The Longspur Prairie Fund and the Minnesota Prairie Plan
At the time of the Public Land Survey (1847-1908), Minnesota had 18 million acres of prairie. Today only a little over 1 percent (map) of native prairie remains. The Minnesota Prairie Conservation Plan (PDF) focuses efforts on grassland and wetland, creating partnership between federal agencies, state agencies, and the state’s most active conservation organizations. The plan identifies core conservation areas and creates a vision of a connected landscape from Canada to Iowa.
The Longspur Prairie Fund is a partner in the Minnesota Prairie Conservation Plan and its core strategies:
Protection: Maintain habitat through conservation easements on private land or acquisition of public land.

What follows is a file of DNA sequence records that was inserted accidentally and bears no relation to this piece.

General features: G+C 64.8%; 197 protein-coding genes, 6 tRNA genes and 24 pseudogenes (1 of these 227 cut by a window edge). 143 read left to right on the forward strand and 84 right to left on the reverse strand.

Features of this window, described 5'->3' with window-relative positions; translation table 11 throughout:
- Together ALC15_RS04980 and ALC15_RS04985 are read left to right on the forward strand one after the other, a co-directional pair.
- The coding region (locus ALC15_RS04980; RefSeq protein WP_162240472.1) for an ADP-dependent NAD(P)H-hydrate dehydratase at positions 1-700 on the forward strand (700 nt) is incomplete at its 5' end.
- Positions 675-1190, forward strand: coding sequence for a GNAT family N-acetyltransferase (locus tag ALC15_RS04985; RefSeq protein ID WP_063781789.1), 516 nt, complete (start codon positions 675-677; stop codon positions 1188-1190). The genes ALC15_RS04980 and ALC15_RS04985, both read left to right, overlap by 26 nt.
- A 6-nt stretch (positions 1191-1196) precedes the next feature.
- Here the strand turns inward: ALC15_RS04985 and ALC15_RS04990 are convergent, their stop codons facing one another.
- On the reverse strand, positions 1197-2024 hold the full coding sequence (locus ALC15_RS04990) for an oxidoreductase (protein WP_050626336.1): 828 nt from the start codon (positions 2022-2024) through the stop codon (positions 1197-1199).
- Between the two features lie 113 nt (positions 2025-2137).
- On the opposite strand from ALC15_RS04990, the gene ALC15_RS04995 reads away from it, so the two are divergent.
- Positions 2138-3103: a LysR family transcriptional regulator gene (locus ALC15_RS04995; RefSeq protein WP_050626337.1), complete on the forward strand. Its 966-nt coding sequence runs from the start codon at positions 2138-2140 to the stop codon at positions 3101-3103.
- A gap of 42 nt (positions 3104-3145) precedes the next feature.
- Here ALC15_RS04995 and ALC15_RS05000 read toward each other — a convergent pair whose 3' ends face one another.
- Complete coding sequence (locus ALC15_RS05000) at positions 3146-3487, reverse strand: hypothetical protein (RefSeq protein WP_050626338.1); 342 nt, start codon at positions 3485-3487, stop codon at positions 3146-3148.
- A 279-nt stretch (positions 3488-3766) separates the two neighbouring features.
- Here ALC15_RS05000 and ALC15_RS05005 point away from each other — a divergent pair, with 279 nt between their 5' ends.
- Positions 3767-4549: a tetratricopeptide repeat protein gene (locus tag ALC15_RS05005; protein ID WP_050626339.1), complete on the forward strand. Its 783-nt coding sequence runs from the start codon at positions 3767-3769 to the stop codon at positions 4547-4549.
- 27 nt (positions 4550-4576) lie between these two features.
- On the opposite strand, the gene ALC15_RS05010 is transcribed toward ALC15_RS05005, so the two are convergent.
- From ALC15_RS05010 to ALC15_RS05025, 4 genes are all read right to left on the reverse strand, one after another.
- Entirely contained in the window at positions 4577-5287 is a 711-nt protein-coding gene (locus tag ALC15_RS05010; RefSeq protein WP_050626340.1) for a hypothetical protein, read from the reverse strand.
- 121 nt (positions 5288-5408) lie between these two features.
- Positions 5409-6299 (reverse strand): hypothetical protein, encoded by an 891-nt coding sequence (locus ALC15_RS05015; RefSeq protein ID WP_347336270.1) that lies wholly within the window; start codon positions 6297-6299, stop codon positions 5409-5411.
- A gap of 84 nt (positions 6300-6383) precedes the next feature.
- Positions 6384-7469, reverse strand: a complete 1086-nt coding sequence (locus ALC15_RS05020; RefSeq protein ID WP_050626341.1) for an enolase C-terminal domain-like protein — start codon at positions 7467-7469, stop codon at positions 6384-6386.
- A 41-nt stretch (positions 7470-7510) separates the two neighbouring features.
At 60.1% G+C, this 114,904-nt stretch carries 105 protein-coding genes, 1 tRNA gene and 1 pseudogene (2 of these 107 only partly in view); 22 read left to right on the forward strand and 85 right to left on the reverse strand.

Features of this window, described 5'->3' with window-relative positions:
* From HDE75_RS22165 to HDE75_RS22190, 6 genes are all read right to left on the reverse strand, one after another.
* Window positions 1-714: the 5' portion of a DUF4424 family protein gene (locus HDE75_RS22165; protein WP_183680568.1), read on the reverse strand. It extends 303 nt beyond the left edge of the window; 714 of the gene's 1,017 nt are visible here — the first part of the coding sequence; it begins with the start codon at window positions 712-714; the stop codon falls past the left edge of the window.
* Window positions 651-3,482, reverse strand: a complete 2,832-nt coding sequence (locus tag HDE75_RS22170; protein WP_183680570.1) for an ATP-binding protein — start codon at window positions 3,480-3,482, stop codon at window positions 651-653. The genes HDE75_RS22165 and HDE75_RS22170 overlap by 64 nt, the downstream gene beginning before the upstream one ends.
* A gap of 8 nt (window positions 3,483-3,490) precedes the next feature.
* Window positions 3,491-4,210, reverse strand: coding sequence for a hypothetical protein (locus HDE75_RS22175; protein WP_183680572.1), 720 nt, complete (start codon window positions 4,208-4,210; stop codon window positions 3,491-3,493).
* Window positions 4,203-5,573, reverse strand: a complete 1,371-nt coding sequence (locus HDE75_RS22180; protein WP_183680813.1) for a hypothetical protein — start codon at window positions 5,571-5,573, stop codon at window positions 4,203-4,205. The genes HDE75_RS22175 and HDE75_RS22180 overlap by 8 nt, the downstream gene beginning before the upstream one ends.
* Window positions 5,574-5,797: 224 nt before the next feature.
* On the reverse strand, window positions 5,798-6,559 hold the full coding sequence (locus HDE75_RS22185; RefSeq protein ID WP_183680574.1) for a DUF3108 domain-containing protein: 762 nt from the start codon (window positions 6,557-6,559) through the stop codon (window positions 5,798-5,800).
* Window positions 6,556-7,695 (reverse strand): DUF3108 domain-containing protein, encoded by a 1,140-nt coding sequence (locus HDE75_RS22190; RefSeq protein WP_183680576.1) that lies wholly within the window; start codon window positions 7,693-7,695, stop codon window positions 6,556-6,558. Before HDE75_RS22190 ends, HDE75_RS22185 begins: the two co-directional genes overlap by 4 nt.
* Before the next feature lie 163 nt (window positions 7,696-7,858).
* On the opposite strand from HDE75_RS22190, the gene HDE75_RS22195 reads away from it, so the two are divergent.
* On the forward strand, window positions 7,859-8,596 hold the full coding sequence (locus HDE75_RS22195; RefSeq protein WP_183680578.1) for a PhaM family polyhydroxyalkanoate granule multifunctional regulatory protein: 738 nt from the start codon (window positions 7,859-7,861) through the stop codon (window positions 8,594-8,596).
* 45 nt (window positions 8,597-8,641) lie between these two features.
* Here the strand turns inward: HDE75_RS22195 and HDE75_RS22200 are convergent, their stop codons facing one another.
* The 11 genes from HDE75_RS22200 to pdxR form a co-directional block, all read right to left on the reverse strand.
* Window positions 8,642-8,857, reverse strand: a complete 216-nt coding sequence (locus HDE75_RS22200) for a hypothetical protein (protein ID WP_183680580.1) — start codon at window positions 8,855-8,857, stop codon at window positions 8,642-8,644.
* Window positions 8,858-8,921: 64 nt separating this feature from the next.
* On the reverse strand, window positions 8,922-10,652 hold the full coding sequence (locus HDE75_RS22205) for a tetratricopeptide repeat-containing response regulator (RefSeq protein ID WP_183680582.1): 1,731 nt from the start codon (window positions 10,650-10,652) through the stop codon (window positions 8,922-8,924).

Restoration: Grassland and wetland reconstruction to contribute to functional systems and viable species populations.
Enhancement: Activities that improve habitats and functionality of a grassland or wetland (prescribed burning, conservation grazing/haying, control of invasive species).
Why preserve native prairie?
Prior to European settlement, more than 18 million acres of prairie covered Minnesota. A wealth of diverse species and habitats thrived here. Today, with less than two percent of the state's native prairie remaining, it is North America's most endangered habitat type. Restoring our grasslands leads to positive effects for our biodiversity, our soil health, our agricultural communities, and for global climate.
Currently, two LPF sites are a part of the Minnesota Prairie Restoration Plan (see maps below):